Tree Aid is a little-known international charity based in the United States and the United Kingdom. The organization was founded in 1978 by a group of concerned foresters in reaction to widespread famine in Africa. The original goal of Tree Aid was to provide a sustainable small-scale support that would be sustainable to their local areas of work.
Tree Aid has not looked back. It estimates that it plants one tree every thirty seconds and has planted more than 15 million trees. Tree Aid currently operates in five countries: Ethiopia, Niger, Mali, Burkina Faso and Ghana. These are a few countries which Tree Aid considers in the “Drylands” of Africa. These areas are under constant bombardment of the desert sands of the Sahara. Around the world, this issue affects 3.2 billion people. In Africa, the desert slowly whittles away at the grasslands. As this happens, the soil loses its nutrients and becomes desert. The process is called desertification.
That is why Tree Aid focuses on planting trees. As a tree’s root system grows, it holds more and more topsoil in place. Trees also help to replace nutrients that soil can lose due to desertification, poor farming methods or natural disasters.
Trees also provide food, which feeds the local populace and acts as a source of income. In a pinch, trees can also be used to make tools, shelter, fire and some medicinal products. Between 2016 and 2017, the charity planted more than one million trees, which helped to lift 400,000 people out of poverty and regenerate 55,000 hectares of land.
Tree Aid does not plan to stop. Its five-year plan (2017-2022) states that the organization wants to plant eight million trees, help to lift 2.5 million people out of poverty, restore 250,000 hectares of land and promote people’s rights to trees. The organization is not going at this alone. RPS, a multinational energy, and resource management company has been working alongside Tree Aid for more than a decade.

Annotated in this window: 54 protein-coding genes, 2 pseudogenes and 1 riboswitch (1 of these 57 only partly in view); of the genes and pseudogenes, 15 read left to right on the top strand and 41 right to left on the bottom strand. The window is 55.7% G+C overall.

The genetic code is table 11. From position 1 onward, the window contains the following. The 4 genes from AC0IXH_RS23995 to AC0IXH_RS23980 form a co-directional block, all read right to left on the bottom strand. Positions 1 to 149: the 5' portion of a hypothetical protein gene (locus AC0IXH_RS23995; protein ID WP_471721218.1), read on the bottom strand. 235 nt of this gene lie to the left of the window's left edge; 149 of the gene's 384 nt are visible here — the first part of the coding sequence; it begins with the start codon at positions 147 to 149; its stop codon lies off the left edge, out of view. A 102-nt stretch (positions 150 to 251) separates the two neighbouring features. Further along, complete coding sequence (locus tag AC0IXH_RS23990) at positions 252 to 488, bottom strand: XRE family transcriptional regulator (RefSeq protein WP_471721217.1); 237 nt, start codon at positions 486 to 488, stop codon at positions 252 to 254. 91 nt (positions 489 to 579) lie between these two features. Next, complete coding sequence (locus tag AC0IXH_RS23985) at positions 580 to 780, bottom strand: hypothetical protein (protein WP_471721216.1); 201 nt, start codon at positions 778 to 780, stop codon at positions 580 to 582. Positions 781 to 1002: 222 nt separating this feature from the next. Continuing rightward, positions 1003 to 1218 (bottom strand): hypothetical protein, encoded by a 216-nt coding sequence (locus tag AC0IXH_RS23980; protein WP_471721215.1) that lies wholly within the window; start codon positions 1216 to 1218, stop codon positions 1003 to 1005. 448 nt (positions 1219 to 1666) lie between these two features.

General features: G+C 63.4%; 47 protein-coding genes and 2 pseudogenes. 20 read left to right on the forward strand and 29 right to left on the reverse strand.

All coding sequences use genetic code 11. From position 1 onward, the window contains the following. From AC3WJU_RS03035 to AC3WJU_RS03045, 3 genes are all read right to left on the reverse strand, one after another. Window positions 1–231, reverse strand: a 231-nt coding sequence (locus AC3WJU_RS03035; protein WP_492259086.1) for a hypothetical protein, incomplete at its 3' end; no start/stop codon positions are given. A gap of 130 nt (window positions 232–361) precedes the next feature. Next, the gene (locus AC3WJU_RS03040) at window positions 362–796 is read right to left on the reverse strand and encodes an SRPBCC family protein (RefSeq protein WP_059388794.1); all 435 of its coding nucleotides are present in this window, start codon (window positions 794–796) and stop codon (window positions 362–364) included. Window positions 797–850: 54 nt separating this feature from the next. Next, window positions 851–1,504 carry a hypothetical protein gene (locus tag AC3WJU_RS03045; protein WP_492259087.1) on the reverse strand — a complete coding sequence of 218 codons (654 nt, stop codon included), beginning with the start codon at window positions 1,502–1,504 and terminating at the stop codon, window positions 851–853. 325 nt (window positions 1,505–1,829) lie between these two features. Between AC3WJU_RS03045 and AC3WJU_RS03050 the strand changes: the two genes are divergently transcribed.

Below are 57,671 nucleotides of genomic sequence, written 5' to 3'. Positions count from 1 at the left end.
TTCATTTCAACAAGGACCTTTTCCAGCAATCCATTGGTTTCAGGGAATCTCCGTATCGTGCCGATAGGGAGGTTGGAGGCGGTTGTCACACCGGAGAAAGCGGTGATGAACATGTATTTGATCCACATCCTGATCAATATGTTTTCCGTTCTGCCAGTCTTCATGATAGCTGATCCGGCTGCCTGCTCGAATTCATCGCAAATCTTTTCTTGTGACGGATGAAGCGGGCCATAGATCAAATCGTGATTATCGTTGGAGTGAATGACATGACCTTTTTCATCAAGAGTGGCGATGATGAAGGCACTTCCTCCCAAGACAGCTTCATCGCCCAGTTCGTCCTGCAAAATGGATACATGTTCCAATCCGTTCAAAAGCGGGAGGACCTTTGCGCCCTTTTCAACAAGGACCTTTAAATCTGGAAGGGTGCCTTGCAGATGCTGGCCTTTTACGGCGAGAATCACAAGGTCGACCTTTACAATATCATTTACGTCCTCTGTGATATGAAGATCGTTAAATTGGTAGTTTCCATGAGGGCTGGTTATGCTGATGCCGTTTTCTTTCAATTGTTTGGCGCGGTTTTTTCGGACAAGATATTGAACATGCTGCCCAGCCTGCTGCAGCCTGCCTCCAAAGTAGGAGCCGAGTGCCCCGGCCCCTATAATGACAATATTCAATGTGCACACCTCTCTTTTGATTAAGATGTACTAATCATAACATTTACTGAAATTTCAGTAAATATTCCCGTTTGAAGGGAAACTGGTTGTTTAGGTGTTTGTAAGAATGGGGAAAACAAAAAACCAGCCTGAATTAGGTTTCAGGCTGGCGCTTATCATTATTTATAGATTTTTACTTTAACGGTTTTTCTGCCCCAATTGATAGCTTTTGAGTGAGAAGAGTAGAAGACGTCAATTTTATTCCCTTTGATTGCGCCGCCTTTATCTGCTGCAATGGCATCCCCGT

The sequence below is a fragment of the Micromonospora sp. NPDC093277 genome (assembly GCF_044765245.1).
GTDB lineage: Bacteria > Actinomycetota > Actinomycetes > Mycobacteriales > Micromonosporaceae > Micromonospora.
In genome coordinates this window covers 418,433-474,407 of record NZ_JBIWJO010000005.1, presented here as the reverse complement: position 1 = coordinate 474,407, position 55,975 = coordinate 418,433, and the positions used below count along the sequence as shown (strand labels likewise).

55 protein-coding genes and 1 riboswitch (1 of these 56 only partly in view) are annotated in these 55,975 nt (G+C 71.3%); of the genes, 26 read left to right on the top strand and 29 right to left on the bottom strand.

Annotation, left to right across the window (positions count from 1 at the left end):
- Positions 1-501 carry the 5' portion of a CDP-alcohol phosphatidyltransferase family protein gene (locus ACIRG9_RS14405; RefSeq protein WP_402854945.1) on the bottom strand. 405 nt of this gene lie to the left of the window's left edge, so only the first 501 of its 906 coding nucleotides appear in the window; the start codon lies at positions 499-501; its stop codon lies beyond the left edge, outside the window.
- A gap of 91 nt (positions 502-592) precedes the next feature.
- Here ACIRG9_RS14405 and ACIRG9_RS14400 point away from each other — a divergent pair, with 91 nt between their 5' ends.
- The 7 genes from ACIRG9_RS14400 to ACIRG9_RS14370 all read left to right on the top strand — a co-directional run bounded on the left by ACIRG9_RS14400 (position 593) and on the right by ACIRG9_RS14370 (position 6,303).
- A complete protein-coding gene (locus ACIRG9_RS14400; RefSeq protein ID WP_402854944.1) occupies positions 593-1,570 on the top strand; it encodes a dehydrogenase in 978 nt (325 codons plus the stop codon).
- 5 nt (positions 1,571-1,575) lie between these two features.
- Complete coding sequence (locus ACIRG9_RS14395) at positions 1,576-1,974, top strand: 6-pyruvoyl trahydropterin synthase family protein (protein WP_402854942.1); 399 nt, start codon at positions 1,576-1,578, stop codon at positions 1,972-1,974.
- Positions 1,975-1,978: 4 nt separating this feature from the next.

In 2016, Tree Aid and RPS were awarded a joint business charity award for their work together. RPS provides more than just money to Tree Aid; it also provides professional and technical expertise such as GIS modeling so that the trees planted by Tree Aid can be their most effective.
RPS has pledged more than $500,000 to a Tree Aid project in Ethiopia between 2017 and 2020. The project aims are to educate people and protect ecosystems along the Meki River. RPS also provides funding for other projects.
In 2016-2017 Tree Aid claimed raised $1.6 million through corporate donations, government organizations and private sponsors. However, its total expenditure was $3.6 million. Unfortunately, Tree Aid saw a 41 percent decrease in donations across the board and an increase in the cost of its efforts. This trend is likely to continue but Tree Aid does not seem deterred. Hopefully, despite a rising cost of business, this organization will stay rooted and continue to fight the good fight.
– Nick DeMarco